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question about mosfet

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ilikebbs

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Now i want to use N-MOSFET to realize data isolation.
G is connected to 3.3v
S is connected to 3.3v data bus.
D is connected to 5v data bus.
Does the circuit can work?
I think that it can work.
Do you agree with me?
 

max0412

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No .The gate of an N-channel mosfet must be pulled above the source by at least the threshold voltage.

So for example say your using a logic level mosfet you would have to apply about 8V to fully turn it on, if your source is at in this case 3.3V.
 

ilikebbs

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the 3.3v data bus is pulled up to 3.3v
the 5v data bus is pulled up to 5v
Does it can realize the level shift?
From the direction of 3.3v data to 5v data, it is no problem.
But from the direction of 5v data to 3.3v data, Does it work?
 

max0412

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No you must have at least the minimum data sheet (Vth) plus a margin for component tolerances and for thermal adjustment. In your case your Vgs would only be about 1.7V (5V-3.3V=1.7V) ttl FETS that I've looked at typically have Vth > 2V. You also have a small Vds, I don't know what your desired Ids is?

I didn't see your application was for isolation, have you considered optical isolation.I don't understand how your using a mosfet for isolation? You can use it for current limiting by controlling the gate signal. This would require some additional components (complexity).

If you are determined to drive the Fet you can look into "doublers" "charge pumps" and "bootstrapping". Personally this sounds more like a job for an opto-coupler.
 

ilikebbs

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the circuit was used for I2c level shift.
One side is 3.3V lever. The other side is 5V level.
The clock is unidirectional. It is ok.
The data is bidirectional. Someone told me that the MOSFET usage listed above can be used for level shift.
Data from 3.3V to 5V side is also Ok.
But the data from 5V to 3.3V side may have problem. The circuit works well. I do not know why?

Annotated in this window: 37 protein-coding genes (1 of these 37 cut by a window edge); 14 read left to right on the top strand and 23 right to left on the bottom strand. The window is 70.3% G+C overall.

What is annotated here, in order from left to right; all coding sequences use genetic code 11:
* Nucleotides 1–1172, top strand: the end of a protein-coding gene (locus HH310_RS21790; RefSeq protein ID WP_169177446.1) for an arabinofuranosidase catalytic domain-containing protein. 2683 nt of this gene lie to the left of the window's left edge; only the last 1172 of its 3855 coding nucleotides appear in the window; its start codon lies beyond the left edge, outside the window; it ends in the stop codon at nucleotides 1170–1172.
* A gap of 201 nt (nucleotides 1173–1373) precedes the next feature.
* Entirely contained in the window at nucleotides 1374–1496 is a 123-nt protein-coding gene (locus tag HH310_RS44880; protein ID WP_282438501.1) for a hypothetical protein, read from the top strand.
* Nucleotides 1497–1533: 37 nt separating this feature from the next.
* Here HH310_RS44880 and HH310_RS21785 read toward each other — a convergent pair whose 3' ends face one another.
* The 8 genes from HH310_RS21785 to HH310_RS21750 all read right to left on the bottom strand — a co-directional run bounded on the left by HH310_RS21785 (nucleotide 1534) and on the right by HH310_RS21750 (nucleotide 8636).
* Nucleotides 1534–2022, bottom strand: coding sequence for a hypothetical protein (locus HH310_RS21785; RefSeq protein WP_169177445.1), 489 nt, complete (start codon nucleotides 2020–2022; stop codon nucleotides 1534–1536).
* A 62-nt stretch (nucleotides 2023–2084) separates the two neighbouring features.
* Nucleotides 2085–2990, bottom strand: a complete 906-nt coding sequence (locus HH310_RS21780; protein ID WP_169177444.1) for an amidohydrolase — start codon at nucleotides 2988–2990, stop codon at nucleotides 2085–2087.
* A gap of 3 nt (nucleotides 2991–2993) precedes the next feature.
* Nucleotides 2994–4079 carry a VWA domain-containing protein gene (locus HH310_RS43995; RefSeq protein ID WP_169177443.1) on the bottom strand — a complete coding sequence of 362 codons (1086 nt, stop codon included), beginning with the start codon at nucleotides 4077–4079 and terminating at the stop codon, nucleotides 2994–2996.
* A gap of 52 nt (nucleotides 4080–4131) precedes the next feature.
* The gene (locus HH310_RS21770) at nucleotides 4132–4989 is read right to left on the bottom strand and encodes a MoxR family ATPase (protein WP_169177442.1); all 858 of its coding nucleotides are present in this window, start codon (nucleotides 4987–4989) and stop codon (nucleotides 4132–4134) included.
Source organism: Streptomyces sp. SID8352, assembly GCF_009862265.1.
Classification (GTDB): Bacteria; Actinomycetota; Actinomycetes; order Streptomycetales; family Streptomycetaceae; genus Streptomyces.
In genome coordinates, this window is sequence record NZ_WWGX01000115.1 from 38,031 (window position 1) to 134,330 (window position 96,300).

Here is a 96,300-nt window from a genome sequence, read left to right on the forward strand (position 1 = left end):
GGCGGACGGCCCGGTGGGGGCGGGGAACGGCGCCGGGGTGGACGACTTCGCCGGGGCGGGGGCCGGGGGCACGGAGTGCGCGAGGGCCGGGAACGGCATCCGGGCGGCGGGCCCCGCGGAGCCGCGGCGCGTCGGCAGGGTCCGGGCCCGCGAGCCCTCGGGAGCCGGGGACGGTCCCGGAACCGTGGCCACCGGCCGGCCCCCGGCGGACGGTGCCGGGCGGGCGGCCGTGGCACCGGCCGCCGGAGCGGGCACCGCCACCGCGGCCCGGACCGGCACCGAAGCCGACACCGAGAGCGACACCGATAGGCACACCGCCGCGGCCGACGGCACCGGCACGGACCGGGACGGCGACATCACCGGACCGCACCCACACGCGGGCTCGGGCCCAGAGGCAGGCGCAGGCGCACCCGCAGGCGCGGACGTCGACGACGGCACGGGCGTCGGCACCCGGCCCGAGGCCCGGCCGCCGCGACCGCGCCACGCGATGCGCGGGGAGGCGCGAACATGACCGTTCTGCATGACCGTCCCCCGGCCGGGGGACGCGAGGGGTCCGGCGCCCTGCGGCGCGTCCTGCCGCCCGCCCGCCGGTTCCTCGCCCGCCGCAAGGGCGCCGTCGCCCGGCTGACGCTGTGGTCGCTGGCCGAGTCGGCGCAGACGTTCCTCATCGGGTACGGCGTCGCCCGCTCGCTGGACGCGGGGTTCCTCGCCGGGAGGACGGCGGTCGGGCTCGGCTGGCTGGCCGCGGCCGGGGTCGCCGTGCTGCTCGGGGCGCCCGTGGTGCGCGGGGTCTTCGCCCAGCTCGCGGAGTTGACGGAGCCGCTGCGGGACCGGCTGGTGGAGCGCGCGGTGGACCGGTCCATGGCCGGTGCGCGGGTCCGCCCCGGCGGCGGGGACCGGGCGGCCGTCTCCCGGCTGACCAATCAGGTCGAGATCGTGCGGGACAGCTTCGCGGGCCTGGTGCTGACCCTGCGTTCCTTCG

max0412

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From your original post you say :

G is connected to 3.3v
S is connected to 3.3v data bus.


Having now a better understanding of what your doing when your shifting from 5V to 3.3V your source will be at 3.3V your gate signal is 3.3V (Vg - Vs = Vgs) this would be 3.3Vg- 3.3Vs = 0Vgs this cant work (if I'm understanding you correctly).

Posting the schematic would help.
 

nguyennam

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For S and D, it is OK since the S must be more negative than D.
But G must be more positive than S, and the delta must be the threshhold voltage at least.

nguyennam
 

maharshi_qis

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I think ckt u mentioned may not work...whatever the voltage u appied to S&D ....G should be at excess by atleast 1Vt than S..
 

dkace

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Let's go to basic equations:
In strong inversion saturation ( where this n-MOS operates as part of digital circuitry)

Id=k/2 *(Vgs-Vt)².

If Vgs = 0 then Id is minimized on leackage current. Not good, therefore not working.

See it from another point of view. If the two voltages are identical and Vgs=0, then there is no depletion region below S and now inversion layer on the surface of the Gate. The n-MOST can't wotk because there are no carriers to do the job, no channel to go through.

What do you think now?

D.
 

iggyboy

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No, it will not work. First you should ensure a "referense" point on the S. You can use a pull-down to reference s to ground and your circuit will work to within 1V or so bellow 3.3V, which amounts to around 2.3V peak. Actually alittle more, since a lower Vgate-source voltage is needed for lower currents. Sadly this won't help, as most mcu won't interpret voltages below 2,7V as a logical "1".
 

10kangstroms

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I think that the source is connected to a bus that swings between 0V and 3.3V. The drain is connected to a bus that swings 0V to 5V. The gate is connected to 3.3V. I believe there are mosfets with guaranteed Rds at Vgs=3.3V, so this basically acts like a common gate amplifier, only in the digital domain. So long as the 5V bus pullup impedance is high relative to the 3.3V bus pulldown impedance, it should work.
 

iggyboy

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ilikebbs said:
But the data from 5V to 3.3V side may have problem. The circuit works well. I do not know why?

I think I understand now. For data transmission from 3.3V towards 5V, G is at 3.3V as you said, and by wiggling G, you control directly the conductance of the transistor. However from the 5V towards 3.3V, you really do not control anything. If a line at the 3.3V is pulled low (S is at 0V), the mos is on. If under these circumstances the D is low, the whole bus is low and if D is high, the whole bus is high (well not really, betwen 3.3 and 2.0V) That is, if the mos is on, everyhing will be ok. But what if the mos is off (S is high for some reason)? Wiggling the D about won't help much, as the transistor is shut-off anyway. So the danger lies when S is kept high when this should not be so. Maybe because of capacitance or similar efect and after D goes low, the mos won't be switched on until the S falls low enough. Maybe your circuit works because pulldowns between sources and 0V?

I would suggest about 4V at the gates and pull downs at the 3.3V bus. Or even better. If it aint broken, don't fix it:D
 

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